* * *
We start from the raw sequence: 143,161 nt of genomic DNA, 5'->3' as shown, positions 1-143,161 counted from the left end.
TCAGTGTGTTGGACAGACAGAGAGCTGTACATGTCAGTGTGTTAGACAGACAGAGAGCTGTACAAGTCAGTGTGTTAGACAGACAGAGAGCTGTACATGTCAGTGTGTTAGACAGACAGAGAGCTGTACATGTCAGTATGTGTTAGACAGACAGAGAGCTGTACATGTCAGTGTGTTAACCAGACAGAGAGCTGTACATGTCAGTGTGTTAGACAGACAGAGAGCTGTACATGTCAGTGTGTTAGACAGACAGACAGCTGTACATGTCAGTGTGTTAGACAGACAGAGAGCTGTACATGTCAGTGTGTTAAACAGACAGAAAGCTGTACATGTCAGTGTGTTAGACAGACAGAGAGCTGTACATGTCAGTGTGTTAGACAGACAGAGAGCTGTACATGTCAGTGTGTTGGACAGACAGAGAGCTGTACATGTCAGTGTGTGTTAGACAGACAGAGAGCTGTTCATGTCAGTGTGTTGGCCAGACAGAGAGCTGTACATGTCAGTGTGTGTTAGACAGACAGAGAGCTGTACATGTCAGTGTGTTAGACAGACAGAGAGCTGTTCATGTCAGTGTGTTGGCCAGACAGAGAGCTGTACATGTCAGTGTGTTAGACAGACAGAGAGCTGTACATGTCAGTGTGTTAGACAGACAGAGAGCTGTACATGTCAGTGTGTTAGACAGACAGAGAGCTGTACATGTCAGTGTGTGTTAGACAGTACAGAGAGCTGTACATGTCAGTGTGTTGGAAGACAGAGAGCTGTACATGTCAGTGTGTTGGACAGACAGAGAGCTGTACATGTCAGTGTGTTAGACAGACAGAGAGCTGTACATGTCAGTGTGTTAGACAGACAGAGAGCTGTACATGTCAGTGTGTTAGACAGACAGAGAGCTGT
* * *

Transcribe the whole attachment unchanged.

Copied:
We start from the raw sequence: 143,161 nt of genomic DNA, 5'->3' as shown, positions 1-143,161 counted from the left end.
TCAGTGTGTTGGACAGACAGAGAGCTGTACATGTCAGTGTGTTAGACAGACAGAGAGCTGTACAAGTCAGTGTGTTAGACAGACAGAGAGCTGTACATGTCAGTGTGTTAGACAGACAGAGAGCTGTACATGTCAGTATGTGTTAGACAGACAGAGAGCTGTACATGTCAGTGTGTTAACCAGACAGAGAGCTGTACATGTCAGTGTGTTAGACAGACAGAGAGCTGTACATGTCAGTGTGTTAGACAGACAGACAGCTGTACATGTCAGTGTGTTAGACAGACAGAGAGCTGTACATGTCAGTGTGTTAAACAGACAGAAAGCTGTACATGTCAGTGTGTTAGACAGACAGAGAGCTGTACATGTCAGTGTGTTAGACAGACAGAGAGCTGTACATGTCAGTGTGTTGGACAGACAGAGAGCTGTACATGTCAGTGTGTGTTAGACAGACAGAGAGCTGTTCATGTCAGTGTGTTGGCCAGACAGAGAGCTGTACATGTCAGTGTGTGTTAGACAGACAGAGAGCTGTACATGTCAGTGTGTTAGACAGACAGAGAGCTGTTCATGTCAGTGTGTTGGCCAGACAGAGAGCTGTACATGTCAGTGTGTTAGACAGACAGAGAGCTGTACATGTCAGTGTGTTAGACAGACAGAGAGCTGTACATGTCAGTGTGTTAGACAGACAGAGAGCTGTACATGTCAGTGTGTGTTAGACAGTACAGAGAGCTGTACATGTCAGTGTGTTGGAAGACAGAGAGCTGTACATGTCAGTGTGTTGGACAGACAGAGAGCTGTACATGTCAGTGTGTTAGACAGACAGAGAGCTGTACATGTCAGTGTGTTAGACAGACAGAGAGCTGTACATGTCAGTGTGTTAGACAGACAGAGAGCTGT